3. The liquid droplet discharging device according to claim 1, wherein an array of nozzles is provided at the center of the liquid passage member.
4. The liquid droplet discharging device according to claim 1, wherein the nozzles are each formed in the shape of a polygon.
5. The liquid droplet discharging device according to claim 1, wherein the plurality of nozzles are arranged in multiple rows.
6. The liquid droplet discharging device according to claim 5, wherein a pore diameter of the nozzles located at the holding member sides of the liquid passage member is made larger than that of the nozzles located at the center of the liquid passage member.
7. An image forming device comprising:
a liquid droplet discharging device including
a liquid passage member provided with a liquid passage into which a liquid is supplied,
a plurality of nozzles provided for the liquid passage member and each discharging the liquid contained in the liquid passage,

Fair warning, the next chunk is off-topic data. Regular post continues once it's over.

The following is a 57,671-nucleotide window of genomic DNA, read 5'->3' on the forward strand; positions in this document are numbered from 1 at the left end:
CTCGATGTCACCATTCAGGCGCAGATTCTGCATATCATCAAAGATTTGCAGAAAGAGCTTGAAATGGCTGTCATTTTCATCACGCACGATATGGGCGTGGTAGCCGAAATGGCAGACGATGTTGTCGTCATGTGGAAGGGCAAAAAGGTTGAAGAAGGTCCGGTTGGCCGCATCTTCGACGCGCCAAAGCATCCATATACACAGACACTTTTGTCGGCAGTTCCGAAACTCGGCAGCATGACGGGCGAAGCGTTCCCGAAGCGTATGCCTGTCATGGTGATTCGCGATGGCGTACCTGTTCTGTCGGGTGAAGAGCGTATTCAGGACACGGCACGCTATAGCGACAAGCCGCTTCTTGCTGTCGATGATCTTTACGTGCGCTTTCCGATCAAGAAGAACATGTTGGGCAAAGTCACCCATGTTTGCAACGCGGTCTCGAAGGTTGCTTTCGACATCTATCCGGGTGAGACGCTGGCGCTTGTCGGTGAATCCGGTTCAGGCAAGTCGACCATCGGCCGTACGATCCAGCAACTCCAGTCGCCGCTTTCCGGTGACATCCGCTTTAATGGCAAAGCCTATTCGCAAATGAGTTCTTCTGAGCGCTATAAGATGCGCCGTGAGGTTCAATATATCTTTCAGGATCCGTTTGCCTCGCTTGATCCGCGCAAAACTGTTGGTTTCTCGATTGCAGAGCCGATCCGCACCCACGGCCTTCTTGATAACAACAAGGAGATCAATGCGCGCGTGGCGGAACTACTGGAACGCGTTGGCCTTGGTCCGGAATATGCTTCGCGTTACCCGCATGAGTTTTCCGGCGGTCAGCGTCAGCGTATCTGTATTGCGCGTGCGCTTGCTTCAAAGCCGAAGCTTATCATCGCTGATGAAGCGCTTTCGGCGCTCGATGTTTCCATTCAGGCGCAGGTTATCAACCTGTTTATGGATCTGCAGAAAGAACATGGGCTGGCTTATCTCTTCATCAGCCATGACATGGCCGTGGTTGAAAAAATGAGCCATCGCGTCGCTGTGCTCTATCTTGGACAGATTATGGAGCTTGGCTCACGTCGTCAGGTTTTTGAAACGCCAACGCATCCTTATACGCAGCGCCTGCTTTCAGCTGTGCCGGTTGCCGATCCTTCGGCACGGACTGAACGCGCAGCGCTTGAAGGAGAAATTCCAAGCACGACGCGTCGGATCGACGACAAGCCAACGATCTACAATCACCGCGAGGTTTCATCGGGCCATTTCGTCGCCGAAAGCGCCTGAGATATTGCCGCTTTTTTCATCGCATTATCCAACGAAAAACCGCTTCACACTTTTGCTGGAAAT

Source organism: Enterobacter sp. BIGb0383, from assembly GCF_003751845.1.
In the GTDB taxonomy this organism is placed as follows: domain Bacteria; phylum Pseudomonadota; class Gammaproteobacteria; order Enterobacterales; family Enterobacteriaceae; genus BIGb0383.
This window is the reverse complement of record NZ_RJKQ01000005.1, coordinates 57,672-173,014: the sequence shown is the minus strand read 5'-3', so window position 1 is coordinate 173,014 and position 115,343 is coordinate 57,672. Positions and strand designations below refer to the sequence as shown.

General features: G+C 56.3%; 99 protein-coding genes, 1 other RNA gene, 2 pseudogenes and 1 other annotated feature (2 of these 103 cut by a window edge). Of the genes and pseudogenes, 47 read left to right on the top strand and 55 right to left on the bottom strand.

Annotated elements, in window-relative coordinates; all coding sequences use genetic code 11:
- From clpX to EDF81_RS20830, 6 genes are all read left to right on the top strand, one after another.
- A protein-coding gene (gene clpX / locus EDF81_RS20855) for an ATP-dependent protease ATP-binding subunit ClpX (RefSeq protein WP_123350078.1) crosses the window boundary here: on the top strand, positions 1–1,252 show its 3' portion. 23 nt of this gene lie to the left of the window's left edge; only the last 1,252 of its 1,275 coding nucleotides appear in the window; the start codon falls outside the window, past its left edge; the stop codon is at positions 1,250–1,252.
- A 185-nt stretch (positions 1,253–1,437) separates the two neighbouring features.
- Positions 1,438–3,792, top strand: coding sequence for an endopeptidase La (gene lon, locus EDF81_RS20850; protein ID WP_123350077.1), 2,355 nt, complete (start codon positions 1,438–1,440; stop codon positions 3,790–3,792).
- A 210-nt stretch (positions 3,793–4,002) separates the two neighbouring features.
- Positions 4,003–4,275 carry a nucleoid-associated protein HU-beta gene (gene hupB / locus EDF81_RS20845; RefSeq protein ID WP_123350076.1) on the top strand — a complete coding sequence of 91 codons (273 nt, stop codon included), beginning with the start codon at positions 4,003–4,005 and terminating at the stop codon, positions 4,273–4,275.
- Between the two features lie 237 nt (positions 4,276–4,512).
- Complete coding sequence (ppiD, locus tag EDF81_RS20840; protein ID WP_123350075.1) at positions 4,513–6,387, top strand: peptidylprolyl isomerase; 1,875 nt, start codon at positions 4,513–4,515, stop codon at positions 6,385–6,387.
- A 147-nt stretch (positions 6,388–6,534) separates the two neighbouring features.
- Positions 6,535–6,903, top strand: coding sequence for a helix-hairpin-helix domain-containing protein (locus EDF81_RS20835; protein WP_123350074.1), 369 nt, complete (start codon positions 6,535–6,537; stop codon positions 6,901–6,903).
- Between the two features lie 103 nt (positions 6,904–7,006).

holding members that each hold an end portion of the liquid passage member,
a drive unit that drives at least one of the holding members, and deforms the liquid passage member from a concave state to a convex state in the liquid droplet discharge direction, imparts inertial force to the liquid, and discharges liquid droplets from the nozzles, and
partition walls used to divide the liquid passage, the partition walls being provided so as to cross an array of the nozzles outside of a region in which the nozzles are formed; and
a conveying unit that conveys a recording medium to a region into which liquid droplets are discharged from the liquid droplet discharging device.
8. The image forming device according to claim 7, wherein the plurality of nozzles are formed along the holding members.
9. The image forming device according to claim 7, wherein an array of the nozzles is provided at the center of the liquid passage member.
10. The image forming device according to claim 7, wherein the nozzles are each formed in the shape of a polygon.
11. The image forming device according to claim 7, wherein the plurality of nozzles are arranged in multiple rows.